While inventory classification of raw materials for Inventory Management purposes follows ABC Classification, Finished Goods inventory is classified under additional categories based on various attributes including sales volumes/patterns, functional attributes and operational requirements.
Stock Category depending upon Sales Channels
Finished Goods at the very basic level is manufactured and stocked separately depending upon the Business Units as well as the Sales Channels.
- A normal standard category common to most of the products is the classification of - Export SKU & Domestic SKU stocks. Along with FG Stocks exists a separate classification of spare parts and accessories under FG Inventory.
- Many product categories classify inventory based on Sales Channels as under:
SKUS for Institution Sales
SKUS for Channel Sale
SKUS for Direct Delivery
SKUS for Sales to Govt., Defense and NGO and other projects
- The basic product may be the same, but depending upon the classification they may contain additional bundling or kitting items etc.
- Computer Industry is a classic example, which follows the above classification in FG inventory.
- Automotive Components and Products are categorized into:
- OE Supply SKU - SKUS, which are manufactured to supply to Original Equipment Manufacturers.
- After Market SKU - SKUS, which are manufactured to supply to Spares Market through Dealer Network.
- Exports - SKUS, which are manufactured for Export out of the Country.
- FG Stock: Fast Moving, Slow Moving & Non Moving - FG Inventory is often categorized into Fast Moving, Slow Moving and Non Moving stocks indicating their frequency and volume of sales. This categorization is intended to serve the functional purpose of determining the sales performance of categories of Goods.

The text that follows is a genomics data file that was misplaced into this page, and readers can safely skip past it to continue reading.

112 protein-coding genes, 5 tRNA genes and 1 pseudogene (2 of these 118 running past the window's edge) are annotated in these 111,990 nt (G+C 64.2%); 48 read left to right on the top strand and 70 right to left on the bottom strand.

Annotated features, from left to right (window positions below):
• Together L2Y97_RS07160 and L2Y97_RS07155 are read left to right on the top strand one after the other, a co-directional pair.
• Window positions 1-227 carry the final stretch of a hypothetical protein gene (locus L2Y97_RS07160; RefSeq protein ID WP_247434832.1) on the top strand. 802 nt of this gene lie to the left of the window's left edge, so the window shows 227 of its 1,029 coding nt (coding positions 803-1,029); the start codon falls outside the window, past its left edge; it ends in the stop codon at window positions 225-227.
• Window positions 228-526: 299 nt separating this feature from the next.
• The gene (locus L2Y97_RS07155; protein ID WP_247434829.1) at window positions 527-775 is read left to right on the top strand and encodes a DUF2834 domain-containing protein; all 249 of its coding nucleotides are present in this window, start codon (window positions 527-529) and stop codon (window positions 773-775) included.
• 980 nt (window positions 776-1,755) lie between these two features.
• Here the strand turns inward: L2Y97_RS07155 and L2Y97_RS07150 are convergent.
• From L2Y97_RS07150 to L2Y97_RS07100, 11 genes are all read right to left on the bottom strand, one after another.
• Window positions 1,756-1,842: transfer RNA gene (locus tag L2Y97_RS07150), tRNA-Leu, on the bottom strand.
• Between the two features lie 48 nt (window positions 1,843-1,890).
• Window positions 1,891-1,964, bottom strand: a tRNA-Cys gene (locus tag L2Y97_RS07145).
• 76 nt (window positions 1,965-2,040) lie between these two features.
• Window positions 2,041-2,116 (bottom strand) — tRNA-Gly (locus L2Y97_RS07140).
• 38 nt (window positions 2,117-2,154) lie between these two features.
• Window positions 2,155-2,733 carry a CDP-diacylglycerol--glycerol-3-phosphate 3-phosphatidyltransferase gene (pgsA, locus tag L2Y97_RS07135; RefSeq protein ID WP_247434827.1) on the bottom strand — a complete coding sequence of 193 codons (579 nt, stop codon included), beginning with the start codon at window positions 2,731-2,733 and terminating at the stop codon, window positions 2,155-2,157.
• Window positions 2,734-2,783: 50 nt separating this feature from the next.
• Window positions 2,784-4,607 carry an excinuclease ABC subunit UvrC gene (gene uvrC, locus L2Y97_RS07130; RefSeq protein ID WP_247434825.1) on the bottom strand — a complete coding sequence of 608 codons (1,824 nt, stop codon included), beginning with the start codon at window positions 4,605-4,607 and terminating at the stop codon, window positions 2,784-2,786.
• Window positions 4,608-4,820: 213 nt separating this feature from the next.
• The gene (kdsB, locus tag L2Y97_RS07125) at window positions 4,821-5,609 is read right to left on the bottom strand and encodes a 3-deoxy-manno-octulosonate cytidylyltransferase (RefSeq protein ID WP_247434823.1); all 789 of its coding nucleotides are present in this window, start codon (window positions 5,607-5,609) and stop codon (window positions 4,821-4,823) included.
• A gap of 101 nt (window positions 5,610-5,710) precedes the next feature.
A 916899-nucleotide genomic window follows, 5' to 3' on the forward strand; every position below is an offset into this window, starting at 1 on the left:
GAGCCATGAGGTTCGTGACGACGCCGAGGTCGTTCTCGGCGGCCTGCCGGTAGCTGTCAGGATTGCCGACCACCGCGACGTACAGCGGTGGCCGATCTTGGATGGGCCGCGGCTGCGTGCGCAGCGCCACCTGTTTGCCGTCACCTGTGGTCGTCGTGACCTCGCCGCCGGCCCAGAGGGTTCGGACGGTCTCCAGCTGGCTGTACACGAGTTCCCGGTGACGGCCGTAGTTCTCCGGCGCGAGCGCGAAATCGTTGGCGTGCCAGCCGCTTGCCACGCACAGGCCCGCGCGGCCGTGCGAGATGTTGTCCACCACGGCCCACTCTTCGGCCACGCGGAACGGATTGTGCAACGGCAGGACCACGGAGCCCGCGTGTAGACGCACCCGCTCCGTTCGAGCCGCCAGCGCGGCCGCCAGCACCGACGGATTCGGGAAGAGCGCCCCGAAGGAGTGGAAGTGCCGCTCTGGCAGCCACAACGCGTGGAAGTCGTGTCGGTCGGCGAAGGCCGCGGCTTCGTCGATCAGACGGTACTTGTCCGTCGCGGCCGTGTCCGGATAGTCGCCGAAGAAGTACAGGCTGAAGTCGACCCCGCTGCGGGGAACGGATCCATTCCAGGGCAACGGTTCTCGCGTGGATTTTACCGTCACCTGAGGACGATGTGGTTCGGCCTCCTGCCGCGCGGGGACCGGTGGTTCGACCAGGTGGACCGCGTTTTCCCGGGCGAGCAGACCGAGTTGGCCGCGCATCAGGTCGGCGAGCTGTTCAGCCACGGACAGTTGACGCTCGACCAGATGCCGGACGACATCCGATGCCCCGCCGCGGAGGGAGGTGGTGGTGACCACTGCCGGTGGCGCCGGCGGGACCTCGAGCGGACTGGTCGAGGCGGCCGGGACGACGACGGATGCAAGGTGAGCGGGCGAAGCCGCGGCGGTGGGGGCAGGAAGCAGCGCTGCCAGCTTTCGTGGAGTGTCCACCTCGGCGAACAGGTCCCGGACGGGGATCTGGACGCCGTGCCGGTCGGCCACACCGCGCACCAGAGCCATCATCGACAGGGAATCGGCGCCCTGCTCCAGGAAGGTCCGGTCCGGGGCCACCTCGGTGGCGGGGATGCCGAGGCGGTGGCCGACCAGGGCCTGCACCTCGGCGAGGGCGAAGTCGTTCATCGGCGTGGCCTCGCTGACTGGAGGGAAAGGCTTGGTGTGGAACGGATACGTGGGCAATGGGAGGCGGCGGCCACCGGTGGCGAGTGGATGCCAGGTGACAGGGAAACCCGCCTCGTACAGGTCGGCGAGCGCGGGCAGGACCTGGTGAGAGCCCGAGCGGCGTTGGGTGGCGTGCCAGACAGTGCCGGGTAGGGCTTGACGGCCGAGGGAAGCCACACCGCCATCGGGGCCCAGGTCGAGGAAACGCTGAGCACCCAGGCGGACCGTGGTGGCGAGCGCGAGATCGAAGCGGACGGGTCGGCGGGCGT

- Bought Out Items SKU Category: All the FG goods marketed and sold by an organization need be manufactured by themselves. They could be sourcing items from other vendors or buying items from overseas markets. Global companies normally have plants spread over all continents and manufacture different categories of products. In such cases a particular countries requirement of certain products may be sourced from overseas factories of the company.
Inventory for such imported and bought out items is maintained under separate bucket to be able to identify them easily. Their valuation and costing and profit margins may be different from those of in house manufactured goods. Further imported Goods would have import duty and tax liabilities, which may be different from that of in house manufactured inventory.
Example: Computers and Desktops are manufactured by Global MNCs like Dell, HP & Lenovo. They have established manufacturing facilities in various countries catering to the local and international markets. Typically they produce few of the SKUS locally and the other products are sourced from overseas facilities. They also buy monitors, keyboard and accessories from OE Suppliers. These are considered bought out items in their inventory l listing.
- Other functional categories of inventory: In warehouses, to facilitate operational processes as well as for ease of identification etc., inventory is categorized into many more classifications including but not limited to:
- Stock on Hold - Inventory that is frozen/blocked and cannot be released for sale or consumption.
- Scrap & Obsolete - Materials that are rejected, damaged and not usable or those that have crossed the shelf life and expiry date are categorized under scrap category.
When a particular SKU is no longer salable due to lack of demand and has become obsolete, it gets classified under obsolete stock and continues to be valued in the books of accounts.
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